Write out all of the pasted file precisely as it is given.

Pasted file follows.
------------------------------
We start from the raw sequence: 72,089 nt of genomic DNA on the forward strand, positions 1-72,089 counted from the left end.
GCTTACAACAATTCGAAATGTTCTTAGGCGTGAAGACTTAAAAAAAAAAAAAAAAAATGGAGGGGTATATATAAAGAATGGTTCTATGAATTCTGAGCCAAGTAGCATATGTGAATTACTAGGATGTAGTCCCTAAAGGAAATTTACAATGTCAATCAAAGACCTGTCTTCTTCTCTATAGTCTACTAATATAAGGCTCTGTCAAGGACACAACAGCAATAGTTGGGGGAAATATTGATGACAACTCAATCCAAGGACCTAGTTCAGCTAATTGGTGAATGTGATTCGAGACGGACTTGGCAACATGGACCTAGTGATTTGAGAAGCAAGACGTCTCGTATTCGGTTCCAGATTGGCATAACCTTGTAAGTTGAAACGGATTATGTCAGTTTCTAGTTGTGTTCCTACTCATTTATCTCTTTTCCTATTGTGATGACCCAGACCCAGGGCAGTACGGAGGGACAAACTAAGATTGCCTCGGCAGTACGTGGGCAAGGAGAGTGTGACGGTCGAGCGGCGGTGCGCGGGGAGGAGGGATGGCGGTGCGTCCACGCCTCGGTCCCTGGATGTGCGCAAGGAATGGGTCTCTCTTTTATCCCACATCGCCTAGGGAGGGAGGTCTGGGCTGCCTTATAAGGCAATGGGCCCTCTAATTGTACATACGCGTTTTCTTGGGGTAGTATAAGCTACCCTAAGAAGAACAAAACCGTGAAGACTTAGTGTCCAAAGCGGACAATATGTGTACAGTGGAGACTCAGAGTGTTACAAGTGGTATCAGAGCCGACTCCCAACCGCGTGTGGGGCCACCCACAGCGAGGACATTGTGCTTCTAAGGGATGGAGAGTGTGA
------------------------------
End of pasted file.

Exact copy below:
We start from the raw sequence: 72,089 nt of genomic DNA on the forward strand, positions 1-72,089 counted from the left end.
GCTTACAACAATTCGAAATGTTCTTAGGCGTGAAGACTTAAAAAAAAAAAAAAAAAATGGAGGGGTATATATAAAGAATGGTTCTATGAATTCTGAGCCAAGTAGCATATGTGAATTACTAGGATGTAGTCCCTAAAGGAAATTTACAATGTCAATCAAAGACCTGTCTTCTTCTCTATAGTCTACTAATATAAGGCTCTGTCAAGGACACAACAGCAATAGTTGGGGGAAATATTGATGACAACTCAATCCAAGGACCTAGTTCAGCTAATTGGTGAATGTGATTCGAGACGGACTTGGCAACATGGACCTAGTGATTTGAGAAGCAAGACGTCTCGTATTCGGTTCCAGATTGGCATAACCTTGTAAGTTGAAACGGATTATGTCAGTTTCTAGTTGTGTTCCTACTCATTTATCTCTTTTCCTATTGTGATGACCCAGACCCAGGGCAGTACGGAGGGACAAACTAAGATTGCCTCGGCAGTACGTGGGCAAGGAGAGTGTGACGGTCGAGCGGCGGTGCGCGGGGAGGAGGGATGGCGGTGCGTCCACGCCTCGGTCCCTGGATGTGCGCAAGGAATGGGTCTCTCTTTTATCCCACATCGCCTAGGGAGGGAGGTCTGGGCTGCCTTATAAGGCAATGGGCCCTCTAATTGTACATACGCGTTTTCTTGGGGTAGTATAAGCTACCCTAAGAAGAACAAAACCGTGAAGACTTAGTGTCCAAAGCGGACAATATGTGTACAGTGGAGACTCAGAGTGTTACAAGTGGTATCAGAGCCGACTCCCAACCGCGTGTGGGGCCACCCACAGCGAGGACATTGTGCTTCTAAGGGATGGAGAGTGTGA